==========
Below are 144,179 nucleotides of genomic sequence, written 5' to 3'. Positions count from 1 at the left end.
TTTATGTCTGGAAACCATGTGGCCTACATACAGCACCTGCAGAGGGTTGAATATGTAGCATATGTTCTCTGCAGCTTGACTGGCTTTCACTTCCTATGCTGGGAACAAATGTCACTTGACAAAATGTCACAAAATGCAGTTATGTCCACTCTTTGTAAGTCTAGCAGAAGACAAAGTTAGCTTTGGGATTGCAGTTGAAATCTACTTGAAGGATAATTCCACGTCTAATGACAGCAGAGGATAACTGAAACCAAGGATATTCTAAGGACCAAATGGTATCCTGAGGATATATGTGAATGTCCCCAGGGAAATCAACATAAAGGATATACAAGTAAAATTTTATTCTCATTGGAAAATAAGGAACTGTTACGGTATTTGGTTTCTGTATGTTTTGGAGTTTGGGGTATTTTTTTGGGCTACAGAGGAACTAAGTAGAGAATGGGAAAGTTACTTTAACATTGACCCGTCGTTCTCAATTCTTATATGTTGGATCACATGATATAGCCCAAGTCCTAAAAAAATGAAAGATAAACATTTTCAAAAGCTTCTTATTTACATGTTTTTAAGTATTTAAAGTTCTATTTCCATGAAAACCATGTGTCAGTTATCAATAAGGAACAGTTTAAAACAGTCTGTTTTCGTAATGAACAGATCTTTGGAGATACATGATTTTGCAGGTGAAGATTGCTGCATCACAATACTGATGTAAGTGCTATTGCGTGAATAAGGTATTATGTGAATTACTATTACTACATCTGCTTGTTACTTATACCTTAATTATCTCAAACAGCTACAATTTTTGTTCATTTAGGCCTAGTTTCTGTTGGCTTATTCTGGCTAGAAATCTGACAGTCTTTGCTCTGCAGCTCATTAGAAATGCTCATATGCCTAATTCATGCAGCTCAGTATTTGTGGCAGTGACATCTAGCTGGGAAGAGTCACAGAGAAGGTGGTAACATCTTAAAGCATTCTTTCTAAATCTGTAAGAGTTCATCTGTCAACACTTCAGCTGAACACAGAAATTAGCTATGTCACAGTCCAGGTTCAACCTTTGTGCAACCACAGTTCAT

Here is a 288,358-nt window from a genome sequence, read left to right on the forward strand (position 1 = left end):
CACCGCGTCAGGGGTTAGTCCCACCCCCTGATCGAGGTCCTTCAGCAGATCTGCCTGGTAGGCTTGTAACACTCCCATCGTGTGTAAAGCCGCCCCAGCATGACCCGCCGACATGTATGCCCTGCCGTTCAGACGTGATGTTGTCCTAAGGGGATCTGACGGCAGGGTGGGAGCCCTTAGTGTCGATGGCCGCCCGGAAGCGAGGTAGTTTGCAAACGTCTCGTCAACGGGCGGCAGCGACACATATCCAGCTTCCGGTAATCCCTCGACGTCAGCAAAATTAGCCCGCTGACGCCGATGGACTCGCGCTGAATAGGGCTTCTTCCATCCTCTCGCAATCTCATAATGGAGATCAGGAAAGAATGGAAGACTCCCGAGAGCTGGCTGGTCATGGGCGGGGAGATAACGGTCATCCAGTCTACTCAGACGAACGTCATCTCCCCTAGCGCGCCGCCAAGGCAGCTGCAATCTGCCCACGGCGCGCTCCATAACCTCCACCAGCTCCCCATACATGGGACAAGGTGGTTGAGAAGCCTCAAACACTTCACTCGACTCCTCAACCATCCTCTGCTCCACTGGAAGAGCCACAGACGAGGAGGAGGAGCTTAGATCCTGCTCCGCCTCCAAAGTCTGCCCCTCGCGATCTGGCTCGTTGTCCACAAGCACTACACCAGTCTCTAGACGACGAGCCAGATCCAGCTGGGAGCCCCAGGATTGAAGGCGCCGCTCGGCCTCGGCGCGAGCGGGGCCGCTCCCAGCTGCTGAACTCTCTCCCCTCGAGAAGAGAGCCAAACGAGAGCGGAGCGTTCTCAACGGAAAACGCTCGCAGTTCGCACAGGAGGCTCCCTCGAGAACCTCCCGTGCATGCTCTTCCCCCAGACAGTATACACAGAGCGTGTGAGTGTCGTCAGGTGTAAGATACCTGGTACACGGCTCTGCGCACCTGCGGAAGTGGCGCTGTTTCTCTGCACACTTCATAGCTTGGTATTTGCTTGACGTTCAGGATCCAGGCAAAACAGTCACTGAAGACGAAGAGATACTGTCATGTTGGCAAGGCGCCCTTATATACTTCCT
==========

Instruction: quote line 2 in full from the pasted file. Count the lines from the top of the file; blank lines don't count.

TTTATGTCTGGAAACCATGTGGCCTACATACAGCACCTGCAGAGGGTTGAATATGTAGCATATGTTCTCTGCAGCTTGACTGGCTTTCACTTCCTATGCTGGGAACAAATGTCACTTGACAAAATGTCACAAAATGCAGTTATGTCCACTCTTTGTAAGTCTAGCAGAAGACAAAGTTAGCTTTGGGATTGCAGTTGAAATCTACTTGAAGGATAATTCCACGTCTAATGACAGCAGAGGATAACTGAAACCAAGGATATTCTAAGGACCAAATGGTATCCTGAGGATATATGTGAATGTCCCCAGGGAAATCAACATAAAGGATATACAAGTAAAATTTTATTCTCATTGGAAAATAAGGAACTGTTACGGTATTTGGTTTCTGTATGTTTTGGAGTTTGGGGTATTTTTTTGGGCTACAGAGGAACTAAGTAGAGAATGGGAAAGTTACTTTAACATTGACCCGTCGTTCTCAATTCTTATATGTTGGATCACATGATATAGCCCAAGTCCTAAAAAAATGAAAGATAAACATTTTCAAAAGCTTCTTATTTACATGTTTTTAAGTATTTAAAGTTCTATTTCCATGAAAACCATGTGTCAGTTATCAATAAGGAACAGTTTAAAACAGTCTGTTTTCGTAATGAACAGATCTTTGGAGATACATGATTTTGCAGGTGAAGATTGCTGCATCACAATACTGATGTAAGTGCTATTGCGTGAATAAGGTATTATGTGAATTACTATTACTACATCTGCTTGTTACTTATACCTTAATTATCTCAAACAGCTACAATTTTTGTTCATTTAGGCCTAGTTTCTGTTGGCTTATTCTGGCTAGAAATCTGACAGTCTTTGCTCTGCAGCTCATTAGAAATGCTCATATGCCTAATTCATGCAGCTCAGTATTTGTGGCAGTGACATCTAGCTGGGAAGAGTCACAGAGAAGGTGGTAACATCTTAAAGCATTCTTTCTAAATCTGTAAGAGTTCATCTGTCAACACTTCAGCTGAACACAGAAATTAGCTATGTCACAGTCCAGGTTCAACCTTTGTGCAACCACAGTTCAT